And more than ever the time has come when we must unite and level up in the most basic way possible, not just with HS2 and Northern Powerhouse Rail, but with better roads, better rail, unblocking the central Manchester bottleneck that delays services across the north and 4000 brand new zero carbon buses, and a massive new plan for cycleways.

And we will build and rebuild those vital connexions to every part of the UK because now is the moment to strengthen that incredible partnership between England, Scotland, Wales and Northern Ireland.

And I know that some have sometimes played up the legitimate variations in the response between the devolved administrations, but when you look at the whole effort you can see the absolutely vital role of that union and that partnership.

It is our fantastic UK armed services that have played such a crucial role in this crisis, running the test centres, building the hospitals, transporting people from the Shetlands to the right Covid wards.

It was the might of the UK Treasury that set up that furlough scheme – in all corners of the country – and sent massive and immediate extra funding to all four parts of the UK.

I believe the union has more than showed its worth, and a prosperous and united Kingdom must be a connected Kingdom.

And that is why we are now accelerating projects from South West to the North East from Wales, to Scotland, to Northern Ireland, and to drive economic growth in all parts of the country.

We will carry out a study of all future road, rail, air and cross-sea links between our all our four parts of the UK.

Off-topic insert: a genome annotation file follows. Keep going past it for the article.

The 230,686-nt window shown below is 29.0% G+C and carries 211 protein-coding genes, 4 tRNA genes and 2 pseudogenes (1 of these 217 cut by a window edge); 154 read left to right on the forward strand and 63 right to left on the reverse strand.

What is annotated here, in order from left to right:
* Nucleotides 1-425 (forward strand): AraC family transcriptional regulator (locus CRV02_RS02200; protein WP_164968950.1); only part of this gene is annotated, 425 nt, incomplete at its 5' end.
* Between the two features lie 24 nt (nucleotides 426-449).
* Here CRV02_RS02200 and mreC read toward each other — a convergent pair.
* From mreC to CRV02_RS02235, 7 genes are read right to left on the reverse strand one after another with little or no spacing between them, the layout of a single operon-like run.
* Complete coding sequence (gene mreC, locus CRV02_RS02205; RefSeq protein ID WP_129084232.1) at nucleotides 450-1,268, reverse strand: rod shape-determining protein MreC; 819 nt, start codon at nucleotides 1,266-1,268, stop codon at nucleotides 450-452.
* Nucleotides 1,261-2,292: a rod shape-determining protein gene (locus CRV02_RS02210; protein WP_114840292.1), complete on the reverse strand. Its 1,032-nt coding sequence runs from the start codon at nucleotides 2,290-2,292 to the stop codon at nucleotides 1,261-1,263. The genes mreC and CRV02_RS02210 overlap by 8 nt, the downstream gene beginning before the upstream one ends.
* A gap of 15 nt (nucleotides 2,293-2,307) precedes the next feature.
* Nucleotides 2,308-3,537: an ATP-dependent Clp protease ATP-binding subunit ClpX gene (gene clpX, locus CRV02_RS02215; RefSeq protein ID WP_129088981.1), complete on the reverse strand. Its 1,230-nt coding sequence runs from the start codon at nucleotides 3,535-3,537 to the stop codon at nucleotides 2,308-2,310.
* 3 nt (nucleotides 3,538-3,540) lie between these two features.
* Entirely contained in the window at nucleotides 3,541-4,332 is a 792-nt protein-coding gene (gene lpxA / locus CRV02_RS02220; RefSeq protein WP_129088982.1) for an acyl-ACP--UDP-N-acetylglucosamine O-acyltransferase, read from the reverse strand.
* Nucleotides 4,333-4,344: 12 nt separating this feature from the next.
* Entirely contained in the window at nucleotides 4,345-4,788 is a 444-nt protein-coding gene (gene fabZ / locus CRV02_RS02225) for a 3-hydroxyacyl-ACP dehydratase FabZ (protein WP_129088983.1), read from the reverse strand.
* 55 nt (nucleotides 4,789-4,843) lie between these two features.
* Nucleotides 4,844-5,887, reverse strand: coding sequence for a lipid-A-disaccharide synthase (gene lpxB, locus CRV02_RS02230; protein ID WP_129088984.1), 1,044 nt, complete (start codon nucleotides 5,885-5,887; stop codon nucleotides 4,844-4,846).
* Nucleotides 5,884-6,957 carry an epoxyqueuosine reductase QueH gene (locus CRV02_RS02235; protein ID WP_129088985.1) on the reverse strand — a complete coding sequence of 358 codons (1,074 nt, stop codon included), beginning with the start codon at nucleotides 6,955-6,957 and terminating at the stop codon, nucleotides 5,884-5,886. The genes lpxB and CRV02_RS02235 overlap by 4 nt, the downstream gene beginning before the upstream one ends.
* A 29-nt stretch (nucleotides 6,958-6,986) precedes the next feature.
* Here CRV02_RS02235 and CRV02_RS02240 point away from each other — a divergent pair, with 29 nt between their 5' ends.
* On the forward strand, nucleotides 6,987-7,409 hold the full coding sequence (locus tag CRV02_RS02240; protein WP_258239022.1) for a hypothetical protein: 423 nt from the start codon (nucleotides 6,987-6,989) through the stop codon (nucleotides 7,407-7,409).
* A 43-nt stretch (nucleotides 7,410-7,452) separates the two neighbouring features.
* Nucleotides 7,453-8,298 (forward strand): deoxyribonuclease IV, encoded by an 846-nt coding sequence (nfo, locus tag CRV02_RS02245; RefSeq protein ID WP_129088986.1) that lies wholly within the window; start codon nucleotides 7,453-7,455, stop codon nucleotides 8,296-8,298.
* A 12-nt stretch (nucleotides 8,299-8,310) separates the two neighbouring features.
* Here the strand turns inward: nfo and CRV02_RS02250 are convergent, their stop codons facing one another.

When did a government first promise to dual the A1 to Scotland ? It was 1992. Well this government is going to do it.

And it is this infrastructure revolution that will allow us to end that other chronic failure of the British state, decade after decade, in which we have failed to build enough homes.

We will build fantastic new homes on brownfield sites and other areas that with better transport and other infrastructure could frankly be suitable and right for development, and address that intergenerational injustice, and help young people get on the housing ladder in the way that their parents and grandparents could.

And it is to galvanise this whole process that this government will shortly bring forward the most radical reforms of our planning system since the end of the Second World War.

Yes, we will insist on beautiful and low carbon homes.

But Covid has taught us the cost of delay.

Why does UK public procurement take 50% longer than in Germany? Why are UK capital costs typically between 10 and 30% higher than other European projects? Why is HS2 – transformational though it will be – going to cost us the equivalent of the GDP of Sri Lanka? Why are we so slow at building homes by comparison with other European countries?

In 2018 we built 2.25 homes per 1,000 people. Germany managed 3.6, the Netherlands 3.8, France 6.8.

I tell you why – because time is money, and the newt-counting delays in our system are a massive drag on the productivity and the prosperity of this country.

And so we will build better and build greener, but we will also build faster, and that is why the Chancellor and I have set up Project Speed to scythe through red tape and get things done.